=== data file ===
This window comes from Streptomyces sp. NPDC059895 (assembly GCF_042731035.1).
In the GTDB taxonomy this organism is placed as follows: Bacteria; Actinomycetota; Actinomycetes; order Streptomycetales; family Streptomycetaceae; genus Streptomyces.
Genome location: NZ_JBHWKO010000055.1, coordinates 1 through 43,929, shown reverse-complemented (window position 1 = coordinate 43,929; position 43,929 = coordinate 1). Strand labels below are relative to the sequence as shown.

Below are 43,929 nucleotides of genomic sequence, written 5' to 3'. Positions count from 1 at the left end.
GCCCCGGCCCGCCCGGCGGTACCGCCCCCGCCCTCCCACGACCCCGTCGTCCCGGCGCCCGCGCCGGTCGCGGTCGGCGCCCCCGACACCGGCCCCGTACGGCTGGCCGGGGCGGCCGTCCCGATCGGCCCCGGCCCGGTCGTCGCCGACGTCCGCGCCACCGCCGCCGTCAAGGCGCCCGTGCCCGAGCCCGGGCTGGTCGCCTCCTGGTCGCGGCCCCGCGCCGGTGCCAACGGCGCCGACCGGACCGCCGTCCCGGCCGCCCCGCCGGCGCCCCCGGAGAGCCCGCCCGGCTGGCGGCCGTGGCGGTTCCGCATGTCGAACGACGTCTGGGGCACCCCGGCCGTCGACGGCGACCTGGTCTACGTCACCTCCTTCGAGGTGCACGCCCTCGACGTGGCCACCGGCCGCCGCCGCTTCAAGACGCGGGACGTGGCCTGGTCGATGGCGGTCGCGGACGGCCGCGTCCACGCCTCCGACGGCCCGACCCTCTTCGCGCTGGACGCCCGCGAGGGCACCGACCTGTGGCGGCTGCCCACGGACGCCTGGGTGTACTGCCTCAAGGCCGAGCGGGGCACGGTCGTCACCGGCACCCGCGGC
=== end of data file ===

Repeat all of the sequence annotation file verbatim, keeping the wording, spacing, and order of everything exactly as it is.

This window comes from Streptomyces sp. NPDC059895 (assembly GCF_042731035.1).
In the GTDB taxonomy this organism is placed as follows: Bacteria; Actinomycetota; Actinomycetes; order Streptomycetales; family Streptomycetaceae; genus Streptomyces.
Genome location: NZ_JBHWKO010000055.1, coordinates 1 through 43,929, shown reverse-complemented (window position 1 = coordinate 43,929; position 43,929 = coordinate 1). Strand labels below are relative to the sequence as shown.

Below are 43,929 nucleotides of genomic sequence, written 5' to 3'. Positions count from 1 at the left end.
GCCCCGGCCCGCCCGGCGGTACCGCCCCCGCCCTCCCACGACCCCGTCGTCCCGGCGCCCGCGCCGGTCGCGGTCGGCGCCCCCGACACCGGCCCCGTACGGCTGGCCGGGGCGGCCGTCCCGATCGGCCCCGGCCCGGTCGTCGCCGACGTCCGCGCCACCGCCGCCGTCAAGGCGCCCGTGCCCGAGCCCGGGCTGGTCGCCTCCTGGTCGCGGCCCCGCGCCGGTGCCAACGGCGCCGACCGGACCGCCGTCCCGGCCGCCCCGCCGGCGCCCCCGGAGAGCCCGCCCGGCTGGCGGCCGTGGCGGTTCCGCATGTCGAACGACGTCTGGGGCACCCCGGCCGTCGACGGCGACCTGGTCTACGTCACCTCCTTCGAGGTGCACGCCCTCGACGTGGCCACCGGCCGCCGCCGCTTCAAGACGCGGGACGTGGCCTGGTCGATGGCGGTCGCGGACGGCCGCGTCCACGCCTCCGACGGCCCGACCCTCTTCGCGCTGGACGCCCGCGAGGGCACCGACCTGTGGCGGCTGCCCACGGACGCCTGGGTGTACTGCCTCAAGGCCGAGCGGGGCACGGTCGTCACCGGCACCCGCGGC